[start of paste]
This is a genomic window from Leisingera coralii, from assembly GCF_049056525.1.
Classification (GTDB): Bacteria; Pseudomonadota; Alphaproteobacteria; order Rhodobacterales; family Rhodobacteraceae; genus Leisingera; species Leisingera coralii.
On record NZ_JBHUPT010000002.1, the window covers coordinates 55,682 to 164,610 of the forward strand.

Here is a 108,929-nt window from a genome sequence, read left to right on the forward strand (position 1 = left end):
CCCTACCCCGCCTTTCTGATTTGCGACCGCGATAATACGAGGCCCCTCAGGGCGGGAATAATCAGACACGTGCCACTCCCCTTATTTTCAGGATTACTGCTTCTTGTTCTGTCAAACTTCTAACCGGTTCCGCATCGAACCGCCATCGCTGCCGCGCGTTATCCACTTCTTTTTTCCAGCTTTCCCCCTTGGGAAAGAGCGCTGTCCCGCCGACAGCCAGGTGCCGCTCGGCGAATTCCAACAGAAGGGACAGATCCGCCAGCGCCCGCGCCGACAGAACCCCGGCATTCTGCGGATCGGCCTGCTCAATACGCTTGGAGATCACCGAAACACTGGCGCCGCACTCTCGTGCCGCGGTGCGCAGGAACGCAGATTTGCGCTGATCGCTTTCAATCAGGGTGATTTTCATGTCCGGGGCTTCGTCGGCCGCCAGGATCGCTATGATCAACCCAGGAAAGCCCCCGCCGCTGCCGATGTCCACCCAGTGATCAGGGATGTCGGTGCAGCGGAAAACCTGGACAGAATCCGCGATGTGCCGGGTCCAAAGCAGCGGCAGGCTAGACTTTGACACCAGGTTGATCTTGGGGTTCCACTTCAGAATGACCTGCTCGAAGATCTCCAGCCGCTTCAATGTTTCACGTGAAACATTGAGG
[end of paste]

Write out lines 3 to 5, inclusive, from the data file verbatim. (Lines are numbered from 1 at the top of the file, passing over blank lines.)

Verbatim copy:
On record NZ_JBHUPT010000002.1, the window covers coordinates 55,682 to 164,610 of the forward strand.

Here is a 108,929-nt window from a genome sequence, read left to right on the forward strand (position 1 = left end):
CCCTACCCCGCCTTTCTGATTTGCGACCGCGATAATACGAGGCCCCTCAGGGCGGGAATAATCAGACACGTGCCACTCCCCTTATTTTCAGGATTACTGCTTCTTGTTCTGTCAAACTTCTAACCGGTTCCGCATCGAACCGCCATCGCTGCCGCGCGTTATCCACTTCTTTTTTCCAGCTTTCCCCCTTGGGAAAGAGCGCTGTCCCGCCGACAGCCAGGTGCCGCTCGGCGAATTCCAACAGAAGGGACAGATCCGCCAGCGCCCGCGCCGACAGAACCCCGGCATTCTGCGGATCGGCCTGCTCAATACGCTTGGAGATCACCGAAACACTGGCGCCGCACTCTCGTGCCGCGGTGCGCAGGAACGCAGATTTGCGCTGATCGCTTTCAATCAGGGTGATTTTCATGTCCGGGGCTTCGTCGGCCGCCAGGATCGCTATGATCAACCCAGGAAAGCCCCCGCCGCTGCCGATGTCCACCCAGTGATCAGGGATGTCGGTGCAGCGGAAAACCTGGACAGAATCCGCGATGTGCCGGGTCCAAAGCAGCGGCAGGCTAGACTTTGACACCAGGTTGATCTTGGGGTTCCACTTCAGAATGACCTGCTCGAAGATCTCCAGCCGCTTCAATGTTTCACGTGAAACATTGAGG